As UK faces its worst slump since the Great Frost of 1709, history shows our economy is no match for nature

The likely global recession triggered by the novel coronavirus is part of a much older tradition

Sean O'Grady
Sunday 19 April 2020 17:21
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The Great Plague of 1665 forced businesses to close, but while the economic impact was severe it was not long-lasting
The Great Plague of 1665 forced businesses to close, but while the economic impact was severe it was not long-lasting

When the Office for Budget Responsibility predicts national income will fall by some 35 per cent over just a few months, that is a truly historic slump. It is useful to place it in some perspective.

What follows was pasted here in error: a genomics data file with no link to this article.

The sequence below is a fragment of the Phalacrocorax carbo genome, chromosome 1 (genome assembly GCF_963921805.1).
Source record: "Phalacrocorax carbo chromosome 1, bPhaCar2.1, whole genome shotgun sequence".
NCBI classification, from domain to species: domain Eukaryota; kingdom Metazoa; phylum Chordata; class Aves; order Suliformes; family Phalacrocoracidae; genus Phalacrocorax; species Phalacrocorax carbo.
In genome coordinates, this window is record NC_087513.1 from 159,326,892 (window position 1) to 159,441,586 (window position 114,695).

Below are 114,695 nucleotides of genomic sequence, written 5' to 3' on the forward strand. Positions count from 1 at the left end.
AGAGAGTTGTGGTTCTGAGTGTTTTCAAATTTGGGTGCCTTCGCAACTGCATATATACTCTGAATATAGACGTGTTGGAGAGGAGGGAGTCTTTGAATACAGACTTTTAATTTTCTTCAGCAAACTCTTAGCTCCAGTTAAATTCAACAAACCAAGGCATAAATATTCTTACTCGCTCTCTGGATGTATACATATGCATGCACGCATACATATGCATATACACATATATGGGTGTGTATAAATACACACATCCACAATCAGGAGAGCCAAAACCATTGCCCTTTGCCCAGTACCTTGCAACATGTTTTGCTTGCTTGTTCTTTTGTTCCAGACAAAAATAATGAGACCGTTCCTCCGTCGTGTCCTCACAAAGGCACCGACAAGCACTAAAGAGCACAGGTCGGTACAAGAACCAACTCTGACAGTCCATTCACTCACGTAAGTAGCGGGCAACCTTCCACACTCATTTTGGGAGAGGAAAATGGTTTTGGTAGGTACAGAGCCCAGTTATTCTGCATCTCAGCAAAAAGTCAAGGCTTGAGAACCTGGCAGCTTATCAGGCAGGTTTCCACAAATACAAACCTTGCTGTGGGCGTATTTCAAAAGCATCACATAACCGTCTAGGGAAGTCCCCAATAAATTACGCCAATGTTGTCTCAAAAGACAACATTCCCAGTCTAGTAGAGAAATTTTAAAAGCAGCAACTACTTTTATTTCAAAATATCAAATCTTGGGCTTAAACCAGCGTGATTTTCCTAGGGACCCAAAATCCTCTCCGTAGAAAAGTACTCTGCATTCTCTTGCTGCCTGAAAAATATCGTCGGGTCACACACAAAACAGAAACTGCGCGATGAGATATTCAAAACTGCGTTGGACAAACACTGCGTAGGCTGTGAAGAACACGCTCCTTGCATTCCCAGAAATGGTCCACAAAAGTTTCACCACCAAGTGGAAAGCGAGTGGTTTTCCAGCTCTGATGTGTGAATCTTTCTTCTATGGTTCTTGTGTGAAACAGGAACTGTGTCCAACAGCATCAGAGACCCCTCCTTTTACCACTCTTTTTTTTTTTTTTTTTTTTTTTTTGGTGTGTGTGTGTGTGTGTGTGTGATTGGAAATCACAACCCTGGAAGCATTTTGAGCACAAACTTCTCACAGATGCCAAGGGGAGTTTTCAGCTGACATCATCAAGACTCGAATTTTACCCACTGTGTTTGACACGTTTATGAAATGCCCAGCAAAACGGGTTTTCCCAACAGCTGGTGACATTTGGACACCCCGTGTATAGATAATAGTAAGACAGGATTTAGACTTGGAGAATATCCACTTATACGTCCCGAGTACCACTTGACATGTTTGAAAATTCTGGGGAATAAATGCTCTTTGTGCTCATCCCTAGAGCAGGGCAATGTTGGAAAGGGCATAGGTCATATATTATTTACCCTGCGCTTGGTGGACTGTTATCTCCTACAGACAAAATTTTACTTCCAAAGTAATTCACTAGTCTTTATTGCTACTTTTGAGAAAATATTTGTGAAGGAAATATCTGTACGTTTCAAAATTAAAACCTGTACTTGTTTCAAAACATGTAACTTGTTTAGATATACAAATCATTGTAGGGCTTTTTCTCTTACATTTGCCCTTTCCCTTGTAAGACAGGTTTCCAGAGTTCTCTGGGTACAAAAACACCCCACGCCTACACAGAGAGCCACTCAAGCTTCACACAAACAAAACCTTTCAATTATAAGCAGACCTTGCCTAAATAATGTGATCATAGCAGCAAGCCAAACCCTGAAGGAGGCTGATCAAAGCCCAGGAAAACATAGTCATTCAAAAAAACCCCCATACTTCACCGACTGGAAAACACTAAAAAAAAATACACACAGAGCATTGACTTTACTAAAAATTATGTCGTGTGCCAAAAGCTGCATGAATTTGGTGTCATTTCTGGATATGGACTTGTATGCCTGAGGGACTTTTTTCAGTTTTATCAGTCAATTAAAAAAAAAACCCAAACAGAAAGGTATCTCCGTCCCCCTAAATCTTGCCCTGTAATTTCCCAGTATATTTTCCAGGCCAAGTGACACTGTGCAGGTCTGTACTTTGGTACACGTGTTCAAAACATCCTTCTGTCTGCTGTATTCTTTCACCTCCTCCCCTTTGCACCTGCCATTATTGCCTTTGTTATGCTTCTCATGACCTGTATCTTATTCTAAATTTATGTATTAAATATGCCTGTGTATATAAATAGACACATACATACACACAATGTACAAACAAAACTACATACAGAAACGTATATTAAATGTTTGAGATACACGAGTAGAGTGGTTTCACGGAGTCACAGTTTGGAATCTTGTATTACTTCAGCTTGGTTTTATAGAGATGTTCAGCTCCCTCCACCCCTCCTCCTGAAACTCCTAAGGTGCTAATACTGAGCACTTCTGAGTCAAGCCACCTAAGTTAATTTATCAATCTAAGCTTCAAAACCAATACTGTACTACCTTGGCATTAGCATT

Assuming that the economy “bounces back” fairly robustly afterward the lockdown and growth returns – far from guaranteed – it would leave the British economy in 2020 overall about 13 per cent smaller than it was in 2019. That would still be the biggest annual fall in economic activity in centuries – since 1709 in fact.

That of course begs the question: What on Earth happened in 1709 to spiral the economy into dropping by about 15 per cent (though the further back you go, the hazier GDP estimates get). Well, it wasn’t a war or one of the many pandemics – or plagues, as they were known then – that hit the world periodically.

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